Alex swam on the 400 freestyle relay, which won last year’s LPD1 Finals championship. The victory came in the final event of the meet, and that race clinched the team championship for Saline.
“Being able to be on the same team as her was one of the big reasons why I wanted to join the swimming team,” McPherson said. “And then being able to win the state championship with her was really exciting.”
McPherson also is a part of the Legacy Diving team under coach Buck Smith, who also coaches men’s and women’s diving at Eastern Michigan University. This spring, McPherson, competing with Legacy, finished in the top two in both the 1-meter and 3-meter events in the 16-18 girls USA Diving Junior Region 5 championships in Columbus, Ohio.
McPherson won the 1-meter with 406.50 points and was runner-up in the 3-meter with 452 points. Her top scores in the 1-meter came on an inward 1½ somersault in the pike position and a forward 2½ somersault in the tuck position. She received more than 50 points for each dive.
McPherson moved on to the USA Diving National Preliminary Zone C championships at the University of Indiana and finished fourth in the 1-meter and fifth in the 3-meter.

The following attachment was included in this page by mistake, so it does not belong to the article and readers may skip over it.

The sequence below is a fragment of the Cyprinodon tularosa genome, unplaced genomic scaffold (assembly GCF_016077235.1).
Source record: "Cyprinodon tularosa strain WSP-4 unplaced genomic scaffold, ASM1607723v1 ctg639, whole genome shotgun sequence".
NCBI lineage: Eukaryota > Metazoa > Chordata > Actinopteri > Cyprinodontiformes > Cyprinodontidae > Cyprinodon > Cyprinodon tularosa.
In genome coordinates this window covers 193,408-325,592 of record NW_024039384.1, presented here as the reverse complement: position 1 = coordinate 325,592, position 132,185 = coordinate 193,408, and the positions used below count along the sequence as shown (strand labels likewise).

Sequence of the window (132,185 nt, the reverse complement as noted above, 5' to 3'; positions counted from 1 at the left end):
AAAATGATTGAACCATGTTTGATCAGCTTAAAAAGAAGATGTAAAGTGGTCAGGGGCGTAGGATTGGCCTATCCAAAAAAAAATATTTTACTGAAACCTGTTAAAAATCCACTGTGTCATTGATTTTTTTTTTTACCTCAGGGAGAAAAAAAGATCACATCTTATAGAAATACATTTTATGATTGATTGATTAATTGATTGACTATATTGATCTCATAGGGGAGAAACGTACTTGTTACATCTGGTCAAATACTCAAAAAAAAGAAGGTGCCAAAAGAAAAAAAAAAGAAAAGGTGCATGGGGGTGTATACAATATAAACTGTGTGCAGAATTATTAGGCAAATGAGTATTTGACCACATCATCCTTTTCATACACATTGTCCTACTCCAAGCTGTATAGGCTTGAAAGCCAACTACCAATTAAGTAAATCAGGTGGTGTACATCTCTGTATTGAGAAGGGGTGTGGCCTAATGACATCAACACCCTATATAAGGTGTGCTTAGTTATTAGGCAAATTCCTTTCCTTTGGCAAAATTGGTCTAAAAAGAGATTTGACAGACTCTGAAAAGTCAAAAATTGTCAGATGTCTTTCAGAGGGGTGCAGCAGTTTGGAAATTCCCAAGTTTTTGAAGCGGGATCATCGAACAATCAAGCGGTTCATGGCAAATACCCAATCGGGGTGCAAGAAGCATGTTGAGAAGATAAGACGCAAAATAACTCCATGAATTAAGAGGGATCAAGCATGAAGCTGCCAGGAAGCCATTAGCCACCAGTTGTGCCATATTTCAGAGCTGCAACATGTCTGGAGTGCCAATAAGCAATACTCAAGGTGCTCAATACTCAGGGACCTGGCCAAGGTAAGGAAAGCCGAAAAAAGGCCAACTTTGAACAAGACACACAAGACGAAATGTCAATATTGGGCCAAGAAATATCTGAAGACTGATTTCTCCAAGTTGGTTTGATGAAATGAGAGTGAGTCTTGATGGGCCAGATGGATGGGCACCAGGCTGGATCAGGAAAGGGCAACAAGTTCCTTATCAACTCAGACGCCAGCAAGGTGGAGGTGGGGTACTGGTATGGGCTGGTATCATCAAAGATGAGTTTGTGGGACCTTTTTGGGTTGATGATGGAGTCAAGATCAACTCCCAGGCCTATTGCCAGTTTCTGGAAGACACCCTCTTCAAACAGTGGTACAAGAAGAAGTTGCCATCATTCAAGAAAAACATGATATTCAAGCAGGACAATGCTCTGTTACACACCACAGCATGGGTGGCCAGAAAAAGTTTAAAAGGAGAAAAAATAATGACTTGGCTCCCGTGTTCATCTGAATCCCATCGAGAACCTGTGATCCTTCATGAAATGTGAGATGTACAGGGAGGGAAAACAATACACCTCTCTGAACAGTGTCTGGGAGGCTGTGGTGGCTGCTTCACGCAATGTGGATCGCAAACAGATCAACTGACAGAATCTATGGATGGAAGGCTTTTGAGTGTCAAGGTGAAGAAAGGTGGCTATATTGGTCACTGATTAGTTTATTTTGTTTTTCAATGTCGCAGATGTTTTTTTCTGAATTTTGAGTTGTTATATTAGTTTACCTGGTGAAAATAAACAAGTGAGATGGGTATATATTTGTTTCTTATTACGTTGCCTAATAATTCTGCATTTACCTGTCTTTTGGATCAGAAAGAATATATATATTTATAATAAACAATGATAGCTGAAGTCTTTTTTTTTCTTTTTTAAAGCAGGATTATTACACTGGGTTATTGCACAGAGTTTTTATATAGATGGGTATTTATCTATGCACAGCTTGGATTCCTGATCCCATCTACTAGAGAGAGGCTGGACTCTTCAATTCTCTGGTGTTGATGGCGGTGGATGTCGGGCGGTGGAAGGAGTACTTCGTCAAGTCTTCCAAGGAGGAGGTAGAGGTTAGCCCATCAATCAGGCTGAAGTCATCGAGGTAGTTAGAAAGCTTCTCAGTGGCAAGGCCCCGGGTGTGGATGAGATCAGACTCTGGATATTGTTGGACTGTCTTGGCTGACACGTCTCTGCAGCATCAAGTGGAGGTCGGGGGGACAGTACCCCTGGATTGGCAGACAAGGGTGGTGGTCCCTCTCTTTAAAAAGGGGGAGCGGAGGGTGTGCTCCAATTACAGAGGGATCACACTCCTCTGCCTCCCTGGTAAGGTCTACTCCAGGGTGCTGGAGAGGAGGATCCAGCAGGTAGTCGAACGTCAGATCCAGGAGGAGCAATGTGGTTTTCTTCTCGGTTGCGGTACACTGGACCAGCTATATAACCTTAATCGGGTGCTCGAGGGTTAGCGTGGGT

While it is still a way off, McPherson dreams of joining her sister at Connecticut, but the college process is still working its way out.
“We are hearing from colleges, and we went through it with her sister,” Brad McPherson said. “We’ll see how it works out.”
One would guess there could be a few more twists and turns along the way.
Chip Mundy served as sports editor at the Brooklyn Exponent and Albion Recorder from 1980-86, and then as a reporter and later copy editor at the Jackson Citizen-Patriot from 1986-2011. He also co-authored Michigan Sports Trivia. E-mail him at [email protected] with story ideas for Jackson, Washtenaw, Hillsdale, Lenawee and Monroe counties.
PHOTOS: (Top) Camryn McPherson dives during last season’s Lower Peninsula Division 1 Finals. (Middle) McPherson was an aspiring gymnast before taking up diving. (Middle photo and head shot courtesy of the McPherson family.)
Kaylee Draper ♦ Sturgis
Junior ♦ Swimming
Draper joined teammates Kenzy Triezenberg, Ainsley Gump and Emma Garbine to swim the 200-yard medley relay in 1:55.53 on Sept. 7 against Hastings, breaking a school record from 1997. Draper also won the 50 freestyle with a Finals cut time of 25.47 seconds as Sturgis won the dual 92-69. Two days later, she swam on the winning 200 medley again and the 200 freestyle relay and was second in the 50 butterfly as the Trojans won the Mason Sprint Invitational.
She helped Sturgis finish 28th at last season’s Lower Peninsula Division 3 Finals, placing eighth in the 100 backstroke and 14th in the 50 freestyle and swimming on the 15th-place 200 freestyle relay. She also runs cross country during the fall and is a pole vaulter and thrower on the track & field team.
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(PHOTOS courtesy of the Sturgis Journal.)